All attendees receive a 50th anniversary gift, while GGR past presidents attending will also receive a special commemorative gift.
Click here for parking options. For overnight accommodations, we recommend Le Meridien, which is within walking distance and has great room rates online. Book early to get the best rates. As an alternative, the Mandarin Oriental is almost across the street.

Then, on Sunday, September 12th, we continue on with the:

Islands Get Away

11 am - 3 pm at the historic Nimitz Mansion on Yerba Buena Island in San Francisco Bay (exit off of the Bay Bridge). Cost is $50/person and $20 for children under 12. FREE valet parking is included.

You'll be greeted on arrival by the renowned string quartet "Synchronicity" performing a repertoire of classical and modern pieces. During the performance, you'll be served appetizers consisting of: brie en croute with honey glazed pecans, crackers, grapes, rosemary mixed nuts, and sea scallops on cauliflower pureé served on an asian spoon.
NimitzThen, treat yourself to a barbecue lunch of barrel-smoked chicken quarters; grilled citrus and honey pork tenderloin; country potato salad; fresh fruit display; summer vegetables; sweet baked beans; assorted rolls; assorted cookies, brownies, and pastries for dessert. Includes iced teas, lemonade, bottled water, tea and coffee.

After lunch, watch THREE LIVE PERFORMANCES as the award-winning Foothill Repertory again takes the stage to celebrate "Hollywood to Bollywood." "One World, One Beat" kicks it off with Haitian, mambo, belly dancing, and Jai Ho from "Slumdog Millionaire." That's followed by a Patrick Swayze tribute featuring the music and dancing from "Dirty Dancing." We end up with "Michael: The Beat Goes On...", a tribute to Michael Jackson including a live performance of "Thriller."

But wait...There's More!

Win a FREE 2-day course at the Porsche Sports Driving School

Porsche School

Porsche Cars North America has donated a FREE 2-day course at the Porsche Sports Driving School in Birmingham, Alabama (travel is on you!). Value: $2,995.

We'll be selling raffle tickets at $20/each (link on the web site also) via Motorsports Reg through September 10th and in-person over the course of the weekend. The more tickets you buy, the more chance to win!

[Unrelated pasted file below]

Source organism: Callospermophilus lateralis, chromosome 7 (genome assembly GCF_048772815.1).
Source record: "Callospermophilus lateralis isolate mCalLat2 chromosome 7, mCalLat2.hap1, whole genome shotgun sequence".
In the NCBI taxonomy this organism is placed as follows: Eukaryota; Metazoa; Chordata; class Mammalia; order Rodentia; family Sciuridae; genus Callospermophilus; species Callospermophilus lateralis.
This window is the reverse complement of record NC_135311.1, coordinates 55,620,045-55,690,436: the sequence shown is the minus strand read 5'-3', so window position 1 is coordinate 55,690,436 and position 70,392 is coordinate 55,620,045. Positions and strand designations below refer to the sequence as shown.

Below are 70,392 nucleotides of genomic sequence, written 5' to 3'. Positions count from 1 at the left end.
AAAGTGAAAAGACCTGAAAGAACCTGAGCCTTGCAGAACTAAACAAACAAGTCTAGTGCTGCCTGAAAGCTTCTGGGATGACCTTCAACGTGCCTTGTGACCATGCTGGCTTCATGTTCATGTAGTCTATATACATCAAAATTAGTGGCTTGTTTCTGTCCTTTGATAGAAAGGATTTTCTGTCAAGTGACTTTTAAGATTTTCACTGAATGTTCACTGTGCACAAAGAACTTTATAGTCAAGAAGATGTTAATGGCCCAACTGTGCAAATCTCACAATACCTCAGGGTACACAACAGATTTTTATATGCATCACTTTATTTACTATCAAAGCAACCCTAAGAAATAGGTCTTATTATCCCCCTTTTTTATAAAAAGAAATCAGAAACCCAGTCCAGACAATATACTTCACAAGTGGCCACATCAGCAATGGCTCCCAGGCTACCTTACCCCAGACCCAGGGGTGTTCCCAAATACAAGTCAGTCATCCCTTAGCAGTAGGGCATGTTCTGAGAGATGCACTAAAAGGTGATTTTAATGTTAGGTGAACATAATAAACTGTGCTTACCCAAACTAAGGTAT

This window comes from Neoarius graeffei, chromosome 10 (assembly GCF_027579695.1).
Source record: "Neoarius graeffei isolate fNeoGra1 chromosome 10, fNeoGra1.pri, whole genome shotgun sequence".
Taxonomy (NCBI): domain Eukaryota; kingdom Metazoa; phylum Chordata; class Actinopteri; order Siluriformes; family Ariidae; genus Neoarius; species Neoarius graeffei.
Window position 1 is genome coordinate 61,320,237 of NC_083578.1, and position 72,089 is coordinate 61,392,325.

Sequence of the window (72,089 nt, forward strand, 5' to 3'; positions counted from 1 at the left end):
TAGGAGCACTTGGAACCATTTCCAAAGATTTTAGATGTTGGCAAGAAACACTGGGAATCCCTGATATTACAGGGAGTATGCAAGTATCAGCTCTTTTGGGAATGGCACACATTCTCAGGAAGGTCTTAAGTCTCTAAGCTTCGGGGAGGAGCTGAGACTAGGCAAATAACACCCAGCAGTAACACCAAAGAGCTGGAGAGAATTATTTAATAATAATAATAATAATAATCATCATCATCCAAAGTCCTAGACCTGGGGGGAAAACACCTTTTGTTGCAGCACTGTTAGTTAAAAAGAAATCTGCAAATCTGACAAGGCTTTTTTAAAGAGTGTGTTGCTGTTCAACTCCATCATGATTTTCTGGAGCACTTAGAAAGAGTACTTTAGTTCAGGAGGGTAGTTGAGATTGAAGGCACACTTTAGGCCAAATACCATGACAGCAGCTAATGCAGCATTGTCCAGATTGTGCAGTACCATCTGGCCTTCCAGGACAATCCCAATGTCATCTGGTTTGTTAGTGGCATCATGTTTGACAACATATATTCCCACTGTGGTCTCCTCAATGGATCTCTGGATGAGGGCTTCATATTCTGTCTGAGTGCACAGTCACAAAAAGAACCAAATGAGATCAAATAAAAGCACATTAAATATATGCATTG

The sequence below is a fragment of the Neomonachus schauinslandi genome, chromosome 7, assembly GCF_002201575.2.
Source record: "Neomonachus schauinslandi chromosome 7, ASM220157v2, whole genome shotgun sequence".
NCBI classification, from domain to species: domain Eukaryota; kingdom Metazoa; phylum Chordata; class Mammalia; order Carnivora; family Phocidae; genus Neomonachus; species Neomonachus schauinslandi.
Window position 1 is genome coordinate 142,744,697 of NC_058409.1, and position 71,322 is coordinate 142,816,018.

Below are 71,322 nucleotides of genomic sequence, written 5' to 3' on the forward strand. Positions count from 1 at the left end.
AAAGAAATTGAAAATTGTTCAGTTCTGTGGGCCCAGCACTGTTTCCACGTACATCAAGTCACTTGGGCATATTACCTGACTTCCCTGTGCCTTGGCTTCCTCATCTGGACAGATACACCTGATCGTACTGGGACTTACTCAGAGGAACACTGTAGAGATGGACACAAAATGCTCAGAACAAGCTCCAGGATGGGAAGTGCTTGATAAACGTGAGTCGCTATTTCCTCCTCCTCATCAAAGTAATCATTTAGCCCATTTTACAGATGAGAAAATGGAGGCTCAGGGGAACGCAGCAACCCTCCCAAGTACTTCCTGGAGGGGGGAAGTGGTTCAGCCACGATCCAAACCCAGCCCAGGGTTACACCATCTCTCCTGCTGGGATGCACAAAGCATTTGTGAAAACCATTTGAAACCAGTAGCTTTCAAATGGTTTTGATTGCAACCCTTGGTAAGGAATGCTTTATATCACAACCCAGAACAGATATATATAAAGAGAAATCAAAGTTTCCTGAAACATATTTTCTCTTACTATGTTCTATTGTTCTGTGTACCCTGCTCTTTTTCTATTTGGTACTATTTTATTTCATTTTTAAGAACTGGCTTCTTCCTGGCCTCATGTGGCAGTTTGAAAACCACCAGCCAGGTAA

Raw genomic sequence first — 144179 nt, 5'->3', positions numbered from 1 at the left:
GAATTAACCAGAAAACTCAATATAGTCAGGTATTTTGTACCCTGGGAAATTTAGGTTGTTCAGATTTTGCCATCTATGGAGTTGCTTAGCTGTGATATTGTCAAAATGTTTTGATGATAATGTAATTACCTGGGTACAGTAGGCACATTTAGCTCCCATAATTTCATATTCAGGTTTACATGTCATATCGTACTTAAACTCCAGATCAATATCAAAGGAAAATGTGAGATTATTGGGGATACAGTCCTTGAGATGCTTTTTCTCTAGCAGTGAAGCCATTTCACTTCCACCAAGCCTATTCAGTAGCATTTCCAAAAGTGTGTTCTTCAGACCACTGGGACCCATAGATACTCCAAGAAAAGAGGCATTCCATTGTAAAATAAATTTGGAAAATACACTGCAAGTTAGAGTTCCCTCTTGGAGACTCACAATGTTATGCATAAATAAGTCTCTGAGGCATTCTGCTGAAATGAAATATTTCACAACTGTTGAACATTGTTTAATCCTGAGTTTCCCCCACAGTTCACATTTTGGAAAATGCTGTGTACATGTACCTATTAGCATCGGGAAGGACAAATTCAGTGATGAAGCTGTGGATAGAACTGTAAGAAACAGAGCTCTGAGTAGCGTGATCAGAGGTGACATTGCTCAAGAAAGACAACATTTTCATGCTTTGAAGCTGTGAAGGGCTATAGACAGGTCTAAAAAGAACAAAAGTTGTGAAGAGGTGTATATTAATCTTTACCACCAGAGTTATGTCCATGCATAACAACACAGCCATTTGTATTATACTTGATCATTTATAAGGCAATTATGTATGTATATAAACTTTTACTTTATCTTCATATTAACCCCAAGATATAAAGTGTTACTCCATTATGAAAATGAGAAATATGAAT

All proceeds will be donated to charity, and you DO NOT have to be present to win!

Don't wait around for the 100th! Plan your weekend in San Francisco and join us in in the once-in-a-lifetime celebration of 50 years for GGR!

Till next month...


Letter from the Editor
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--by John Celona, Nugget Editor

Sign up for the 50th!

After months of efforts by the committee working on this event, registration for the GGR 50th is now open. Cars, gourmet food, spectacular locations, live entertainment--we've got it all!

Hope you can join us. Your dues are what makes the prices so affordable!

Thanks for reading.
Ladies Rule at Marina Autocross
--by Carol Grialou, GGR Member & co-founder of The Boxster Brunch

On the way back from lunch at Rocky Point past Carmel we stopped at the Zone 7 AutoX at Marina.  Four of the ladies decided they wanted to ride along with an Instructor.  This was the first time for all four of us and it was a really fast run for all of us.  We had a ball and would do it again in a flash............ LOL

Dede Seward, Carol Grialou, Mary Watanabe & Cindy Casamina
AX Ladies
High Performance House
Competition Corner

--by Claude Leglise, Competition Director

Just a short article this month as I start packing for Thunderhill next weekend. We are going to run the track in the other direction (clockwise), so it will be a new experience for most. If you have never done it, imagine this: same locale, same pits, same tarmac, and totally different track. A great weekend coming up.
Since this is the August issue of the Nugget already, please remember that all suggestions for new and improved competition rules are due by August 10. Submit them on line on the bulletin board-there are two different topic areas for TT and AX-or send me an email directly.
Have a good summer driving your Porsche.


AX Double-Header at Marina

AX at Marina
European Autotech
Board of Directors
--by Andrew Forrest substituting for Bill Benz, GGR Secretary
  (note the resemblance)

GGR Board of Directors
Meeting Minutes for July 13, 2010

Call to Order
The meeting was called to order by President Celona at 7:00 PM at his house.